This text presents the solo exhibition of works by Wesley Duke Lee held from September 15 to October 3, 1964, at Galeria Atrium in the city of São Paulo. Through metaphors, the document attempts to formulate a definition of the movement known as “Realismo Mágico.” The author demonstrates how dream-like and nostalgic images, and even images in poor taste, are used to make artwork of this sort. He claims that this kind of art stands in opposition to a tendency that upholds novelty and good taste, which can be seen as a language derived from Constructivism and Concrete art. The word “Rex”—the emblem of a group of artists organized in 1966—came to refer to the ability to turn everything into art; its aim is akin to Dada aggressions.
Wesley Duke Lee spent the fifties studying in the United States, Italy, Austria, and France. During those years, he came into contact with Robert Rauschenberg (1925–2008), as well as other artists loosely associated with New Figuration, who exercised considerable influence on his work. Duke Lee was responsible for the first art happening in Brazil, which took place in 1963. Along with painter and sculptor Bernardo Cid, fashion photographer Otto Stupakoff, singer Maria Cecília, and writers Carlos Felipe Saldanha and Pedro Manuel Gismondi, he formed part of a movement that would be known in Brazil as Realismo Mágico. In 1966, Duke Lee, in conjunction with painter, photographer, and designer Geraldo de Barros (1923–98), Nelson Leirner, and other young artists, founded the controversial São Paulo-based Rex Group, a project extended with the Rex Gallery & Sons. His work involves issues of memory, eroticism, and fantastic imaginary.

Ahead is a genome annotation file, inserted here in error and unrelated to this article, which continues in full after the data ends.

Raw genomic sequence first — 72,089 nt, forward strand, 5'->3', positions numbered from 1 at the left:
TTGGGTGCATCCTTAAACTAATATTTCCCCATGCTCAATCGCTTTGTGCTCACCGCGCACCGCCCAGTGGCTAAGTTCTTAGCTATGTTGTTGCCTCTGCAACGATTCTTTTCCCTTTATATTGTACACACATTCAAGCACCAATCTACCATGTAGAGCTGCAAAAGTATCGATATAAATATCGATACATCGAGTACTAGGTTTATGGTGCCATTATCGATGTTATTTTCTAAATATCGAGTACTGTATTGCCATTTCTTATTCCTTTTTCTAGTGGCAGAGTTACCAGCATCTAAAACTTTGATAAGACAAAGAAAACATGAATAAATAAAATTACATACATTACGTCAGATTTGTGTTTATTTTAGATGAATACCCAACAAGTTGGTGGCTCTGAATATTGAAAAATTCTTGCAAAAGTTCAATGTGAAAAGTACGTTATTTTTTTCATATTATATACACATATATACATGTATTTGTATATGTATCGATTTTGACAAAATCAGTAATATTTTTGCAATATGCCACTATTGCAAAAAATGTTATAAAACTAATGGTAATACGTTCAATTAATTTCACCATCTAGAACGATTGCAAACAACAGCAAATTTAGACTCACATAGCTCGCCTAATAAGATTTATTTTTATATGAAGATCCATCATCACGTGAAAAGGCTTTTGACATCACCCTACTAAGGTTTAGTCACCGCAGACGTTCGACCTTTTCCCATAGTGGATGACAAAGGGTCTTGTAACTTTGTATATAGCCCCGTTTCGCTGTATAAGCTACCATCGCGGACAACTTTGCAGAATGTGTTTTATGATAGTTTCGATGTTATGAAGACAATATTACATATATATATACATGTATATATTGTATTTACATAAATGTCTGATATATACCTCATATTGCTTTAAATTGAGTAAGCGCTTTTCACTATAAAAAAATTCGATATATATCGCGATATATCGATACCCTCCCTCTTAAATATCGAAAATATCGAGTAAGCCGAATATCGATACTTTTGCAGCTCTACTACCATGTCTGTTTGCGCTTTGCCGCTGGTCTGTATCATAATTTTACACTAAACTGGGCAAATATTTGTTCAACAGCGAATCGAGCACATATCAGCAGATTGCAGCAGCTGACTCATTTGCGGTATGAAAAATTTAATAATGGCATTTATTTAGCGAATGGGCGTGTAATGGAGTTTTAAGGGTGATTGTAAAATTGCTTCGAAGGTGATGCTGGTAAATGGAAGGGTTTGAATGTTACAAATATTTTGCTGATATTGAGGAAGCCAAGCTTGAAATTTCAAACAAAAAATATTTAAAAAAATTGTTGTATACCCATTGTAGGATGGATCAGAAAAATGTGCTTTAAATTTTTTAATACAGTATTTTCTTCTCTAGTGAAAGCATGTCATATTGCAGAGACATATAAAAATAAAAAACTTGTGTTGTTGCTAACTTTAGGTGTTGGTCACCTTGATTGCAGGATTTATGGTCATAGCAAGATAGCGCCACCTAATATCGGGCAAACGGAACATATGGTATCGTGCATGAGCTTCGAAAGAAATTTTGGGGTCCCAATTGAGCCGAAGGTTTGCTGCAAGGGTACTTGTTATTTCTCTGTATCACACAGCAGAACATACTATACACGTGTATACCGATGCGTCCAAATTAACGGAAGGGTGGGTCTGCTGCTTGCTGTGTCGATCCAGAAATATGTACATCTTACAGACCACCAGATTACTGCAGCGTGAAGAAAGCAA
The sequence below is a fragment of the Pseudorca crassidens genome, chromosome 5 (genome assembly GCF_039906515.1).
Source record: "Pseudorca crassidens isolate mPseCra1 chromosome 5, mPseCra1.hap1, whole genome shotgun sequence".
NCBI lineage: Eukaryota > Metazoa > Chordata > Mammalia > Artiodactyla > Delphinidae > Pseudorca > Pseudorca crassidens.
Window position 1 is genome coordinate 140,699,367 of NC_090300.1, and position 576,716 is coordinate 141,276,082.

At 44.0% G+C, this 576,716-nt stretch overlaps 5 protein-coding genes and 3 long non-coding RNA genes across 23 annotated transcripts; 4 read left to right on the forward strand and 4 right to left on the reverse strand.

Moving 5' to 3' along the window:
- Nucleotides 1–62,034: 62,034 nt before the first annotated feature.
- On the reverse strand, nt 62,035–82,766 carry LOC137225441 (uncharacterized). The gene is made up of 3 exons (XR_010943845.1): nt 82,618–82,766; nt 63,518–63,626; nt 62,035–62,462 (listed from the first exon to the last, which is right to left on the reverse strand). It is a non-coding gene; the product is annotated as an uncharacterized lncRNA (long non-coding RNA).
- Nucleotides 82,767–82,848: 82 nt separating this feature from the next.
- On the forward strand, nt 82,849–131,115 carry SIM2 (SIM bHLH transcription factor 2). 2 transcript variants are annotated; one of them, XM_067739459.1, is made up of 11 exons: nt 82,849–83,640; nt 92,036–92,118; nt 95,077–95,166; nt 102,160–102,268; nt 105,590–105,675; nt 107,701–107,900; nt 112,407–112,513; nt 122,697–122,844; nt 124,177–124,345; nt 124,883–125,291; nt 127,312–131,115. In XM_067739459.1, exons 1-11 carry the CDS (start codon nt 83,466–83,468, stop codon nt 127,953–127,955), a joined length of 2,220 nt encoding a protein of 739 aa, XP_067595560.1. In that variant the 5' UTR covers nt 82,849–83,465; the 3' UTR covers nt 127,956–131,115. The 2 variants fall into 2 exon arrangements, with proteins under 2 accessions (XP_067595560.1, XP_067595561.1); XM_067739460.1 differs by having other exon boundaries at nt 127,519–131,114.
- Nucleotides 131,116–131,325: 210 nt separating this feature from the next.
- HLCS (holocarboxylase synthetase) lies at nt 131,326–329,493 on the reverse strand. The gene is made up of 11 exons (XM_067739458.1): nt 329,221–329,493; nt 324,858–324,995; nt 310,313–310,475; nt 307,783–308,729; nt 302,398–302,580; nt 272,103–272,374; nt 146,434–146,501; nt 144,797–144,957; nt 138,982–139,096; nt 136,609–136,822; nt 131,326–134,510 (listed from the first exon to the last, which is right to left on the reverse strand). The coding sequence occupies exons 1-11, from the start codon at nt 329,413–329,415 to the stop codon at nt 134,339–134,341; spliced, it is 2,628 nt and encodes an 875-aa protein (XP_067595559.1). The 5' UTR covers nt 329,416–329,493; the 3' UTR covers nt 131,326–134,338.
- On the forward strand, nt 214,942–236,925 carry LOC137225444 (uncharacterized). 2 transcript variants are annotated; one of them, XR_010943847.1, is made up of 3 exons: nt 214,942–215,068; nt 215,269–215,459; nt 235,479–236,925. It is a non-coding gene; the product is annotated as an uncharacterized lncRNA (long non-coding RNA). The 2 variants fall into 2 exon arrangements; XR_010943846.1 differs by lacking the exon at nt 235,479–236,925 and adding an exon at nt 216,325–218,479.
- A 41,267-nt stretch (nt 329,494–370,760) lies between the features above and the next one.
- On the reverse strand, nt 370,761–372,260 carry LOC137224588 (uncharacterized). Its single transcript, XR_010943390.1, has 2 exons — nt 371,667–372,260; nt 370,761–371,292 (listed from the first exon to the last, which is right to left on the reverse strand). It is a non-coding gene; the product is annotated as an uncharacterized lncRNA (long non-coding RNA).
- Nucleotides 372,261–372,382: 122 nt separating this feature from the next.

“Kid Camarão” (and “Zuca Sardan”) is the pseudonym of writer, draftsman, and illustrator Carlos Felipe Saldanha. Thanks to a shared commitment to the Realismo Mágico movement that flourished in the sixties, he and Wesley Duke Lee were friends and collaborators on a number of projects.
Duke Lee’s work is discussed by Annateresa Fabris in the text “O espaço do mito” [see 1111035], by Cacilda da Costa in a text for FUNARTE , and in the article on the closing of the Rex Gallery & Sons in 1967 .